The local community in the area is wiling to support these services, and understands the value. The report fails the mention two key issues: 1) Is mixing this service in the same residence as senior housing appropriate? No. 2) A big oversight in both the story and planning is that there is already a significant problem on this specific street with people living in their vans that are dealing drugs, littering and bringing in an unstable environment. Yes, there are people of genuine need that can use the URS service, but this service will only feed an already uncontrolled issue that preexists on that strip of 24th. The place for the URS should be near the food bank, in a more commercial presence. This is poor planning and poor control that will only lead to more ignored issues on a residential street.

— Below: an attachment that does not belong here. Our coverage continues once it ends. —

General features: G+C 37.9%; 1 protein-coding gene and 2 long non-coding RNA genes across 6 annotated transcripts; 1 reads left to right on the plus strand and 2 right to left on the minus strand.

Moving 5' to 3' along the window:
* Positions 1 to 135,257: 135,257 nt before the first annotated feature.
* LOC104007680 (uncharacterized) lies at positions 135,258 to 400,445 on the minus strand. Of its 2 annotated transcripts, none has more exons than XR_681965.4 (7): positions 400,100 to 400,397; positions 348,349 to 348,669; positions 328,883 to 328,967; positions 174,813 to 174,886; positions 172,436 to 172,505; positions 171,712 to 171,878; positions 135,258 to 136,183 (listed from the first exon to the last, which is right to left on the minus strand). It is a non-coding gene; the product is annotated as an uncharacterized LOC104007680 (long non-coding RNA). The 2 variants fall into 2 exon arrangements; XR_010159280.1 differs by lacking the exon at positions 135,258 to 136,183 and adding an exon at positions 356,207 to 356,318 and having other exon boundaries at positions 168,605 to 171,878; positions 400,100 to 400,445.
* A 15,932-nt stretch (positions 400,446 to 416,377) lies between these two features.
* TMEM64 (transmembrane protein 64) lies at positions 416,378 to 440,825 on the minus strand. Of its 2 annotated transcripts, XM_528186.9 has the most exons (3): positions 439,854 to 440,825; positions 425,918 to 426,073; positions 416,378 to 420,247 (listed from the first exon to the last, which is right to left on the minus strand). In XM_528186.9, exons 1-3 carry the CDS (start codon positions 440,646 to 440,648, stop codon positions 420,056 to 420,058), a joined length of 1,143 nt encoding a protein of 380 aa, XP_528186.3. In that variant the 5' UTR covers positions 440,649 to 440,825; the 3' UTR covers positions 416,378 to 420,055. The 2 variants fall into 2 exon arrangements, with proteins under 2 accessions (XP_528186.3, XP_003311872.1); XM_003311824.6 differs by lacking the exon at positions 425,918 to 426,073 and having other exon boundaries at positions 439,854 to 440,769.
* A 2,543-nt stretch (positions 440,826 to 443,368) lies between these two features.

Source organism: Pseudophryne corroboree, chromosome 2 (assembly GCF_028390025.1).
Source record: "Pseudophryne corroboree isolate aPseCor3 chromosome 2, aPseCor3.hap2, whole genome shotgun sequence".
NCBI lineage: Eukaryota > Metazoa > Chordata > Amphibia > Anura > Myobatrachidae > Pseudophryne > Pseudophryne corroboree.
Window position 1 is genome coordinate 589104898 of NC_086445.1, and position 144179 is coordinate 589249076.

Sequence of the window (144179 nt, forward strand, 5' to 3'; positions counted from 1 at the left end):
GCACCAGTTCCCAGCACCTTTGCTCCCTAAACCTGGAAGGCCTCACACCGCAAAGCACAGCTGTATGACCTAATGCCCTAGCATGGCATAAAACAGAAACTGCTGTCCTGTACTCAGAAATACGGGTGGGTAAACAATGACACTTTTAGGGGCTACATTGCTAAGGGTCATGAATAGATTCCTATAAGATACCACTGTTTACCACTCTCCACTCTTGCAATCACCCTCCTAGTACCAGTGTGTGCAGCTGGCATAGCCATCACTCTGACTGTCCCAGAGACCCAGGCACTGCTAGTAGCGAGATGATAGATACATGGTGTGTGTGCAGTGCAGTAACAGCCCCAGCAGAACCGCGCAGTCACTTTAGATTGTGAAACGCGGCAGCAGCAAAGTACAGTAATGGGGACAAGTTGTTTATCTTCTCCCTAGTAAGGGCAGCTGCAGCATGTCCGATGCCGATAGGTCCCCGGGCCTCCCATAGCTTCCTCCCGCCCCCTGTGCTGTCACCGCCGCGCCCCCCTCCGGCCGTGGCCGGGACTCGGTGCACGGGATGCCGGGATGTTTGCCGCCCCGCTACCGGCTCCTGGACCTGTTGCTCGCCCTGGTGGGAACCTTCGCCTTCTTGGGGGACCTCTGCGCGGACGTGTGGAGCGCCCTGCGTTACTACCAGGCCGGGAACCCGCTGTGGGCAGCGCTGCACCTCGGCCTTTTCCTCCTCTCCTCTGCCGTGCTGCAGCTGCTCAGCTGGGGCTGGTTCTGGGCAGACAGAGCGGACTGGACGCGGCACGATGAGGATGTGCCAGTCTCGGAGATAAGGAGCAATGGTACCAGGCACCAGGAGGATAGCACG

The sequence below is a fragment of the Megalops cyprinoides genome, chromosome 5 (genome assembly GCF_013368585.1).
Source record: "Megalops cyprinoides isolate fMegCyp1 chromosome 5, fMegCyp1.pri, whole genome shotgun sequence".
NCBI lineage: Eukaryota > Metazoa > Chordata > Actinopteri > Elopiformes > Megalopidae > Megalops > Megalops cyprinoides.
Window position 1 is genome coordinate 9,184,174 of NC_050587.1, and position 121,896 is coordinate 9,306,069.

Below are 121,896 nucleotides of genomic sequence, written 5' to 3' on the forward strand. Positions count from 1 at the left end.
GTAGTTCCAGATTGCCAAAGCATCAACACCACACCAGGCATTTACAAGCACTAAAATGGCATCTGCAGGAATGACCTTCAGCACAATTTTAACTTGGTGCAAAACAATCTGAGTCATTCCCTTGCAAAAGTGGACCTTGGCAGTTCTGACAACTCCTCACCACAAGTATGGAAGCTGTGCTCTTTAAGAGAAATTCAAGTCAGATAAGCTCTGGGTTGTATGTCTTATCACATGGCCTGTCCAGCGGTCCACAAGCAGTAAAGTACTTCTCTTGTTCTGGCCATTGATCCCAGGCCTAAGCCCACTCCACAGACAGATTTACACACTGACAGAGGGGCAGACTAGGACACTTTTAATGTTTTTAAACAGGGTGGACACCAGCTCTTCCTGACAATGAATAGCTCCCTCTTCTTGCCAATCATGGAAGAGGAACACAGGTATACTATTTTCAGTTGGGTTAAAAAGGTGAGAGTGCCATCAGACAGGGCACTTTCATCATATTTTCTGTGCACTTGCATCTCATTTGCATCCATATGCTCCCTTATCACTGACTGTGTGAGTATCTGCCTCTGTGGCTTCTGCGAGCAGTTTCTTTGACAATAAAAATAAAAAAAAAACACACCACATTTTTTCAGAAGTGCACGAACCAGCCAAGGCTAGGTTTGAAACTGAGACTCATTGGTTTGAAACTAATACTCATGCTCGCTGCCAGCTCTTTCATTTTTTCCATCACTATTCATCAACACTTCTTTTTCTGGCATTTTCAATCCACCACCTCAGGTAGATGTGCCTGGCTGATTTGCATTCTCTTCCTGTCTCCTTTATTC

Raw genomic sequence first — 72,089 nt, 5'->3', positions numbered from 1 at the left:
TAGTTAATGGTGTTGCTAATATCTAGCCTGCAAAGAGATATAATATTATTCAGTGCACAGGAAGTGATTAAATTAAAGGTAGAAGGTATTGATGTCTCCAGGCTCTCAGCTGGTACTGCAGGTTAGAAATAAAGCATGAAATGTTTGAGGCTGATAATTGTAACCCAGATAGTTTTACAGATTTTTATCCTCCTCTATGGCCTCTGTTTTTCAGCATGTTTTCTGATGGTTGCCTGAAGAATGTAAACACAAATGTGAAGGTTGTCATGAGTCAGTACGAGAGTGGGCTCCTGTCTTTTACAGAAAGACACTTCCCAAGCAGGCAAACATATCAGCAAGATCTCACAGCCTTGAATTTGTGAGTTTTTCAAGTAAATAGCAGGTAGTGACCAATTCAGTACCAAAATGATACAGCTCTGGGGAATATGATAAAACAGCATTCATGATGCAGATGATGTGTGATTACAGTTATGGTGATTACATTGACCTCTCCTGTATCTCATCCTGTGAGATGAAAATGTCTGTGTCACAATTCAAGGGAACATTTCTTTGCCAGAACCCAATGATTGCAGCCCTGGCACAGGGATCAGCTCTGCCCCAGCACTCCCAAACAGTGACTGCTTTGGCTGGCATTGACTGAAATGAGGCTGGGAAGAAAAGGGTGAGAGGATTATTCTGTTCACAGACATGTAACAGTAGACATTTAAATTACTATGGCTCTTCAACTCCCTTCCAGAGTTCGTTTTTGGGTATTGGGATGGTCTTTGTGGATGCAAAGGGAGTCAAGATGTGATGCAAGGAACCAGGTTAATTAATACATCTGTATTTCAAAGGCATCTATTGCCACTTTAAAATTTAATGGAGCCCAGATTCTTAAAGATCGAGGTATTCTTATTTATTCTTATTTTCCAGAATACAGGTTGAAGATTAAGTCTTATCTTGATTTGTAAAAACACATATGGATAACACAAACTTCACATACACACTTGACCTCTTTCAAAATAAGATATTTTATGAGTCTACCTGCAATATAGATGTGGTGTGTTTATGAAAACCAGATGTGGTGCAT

• DLB

    I couldn't agree more, EAF. The Urban Rest Stop should be near the food bank, in a more commercial area and closer to where most of Ballard's car campers are. The proposed site on 57th Street is surrounded by residences and as you pointed out, there is already an increasing problem with vagrancy, drug dealing, drunkkeness and other undesirable behavior at Ballard Commons Park, at the corner of 22nd and 57th, less than a block away from the proposed site. That area needs to be cleaned up.

  • MFS

    The problem is one of short sightedness.

    Some people read about this idea and think it sounds great…after all, who could be against providing a basic life service to an underserved population?

    But the whole picture is that this is the middle of a residential neighborhood, and the people promoting and supporting the idea don't live there. Lots of things sound like a great idea when it's not bringing addicts and mentally ill people to YOUR doorstep.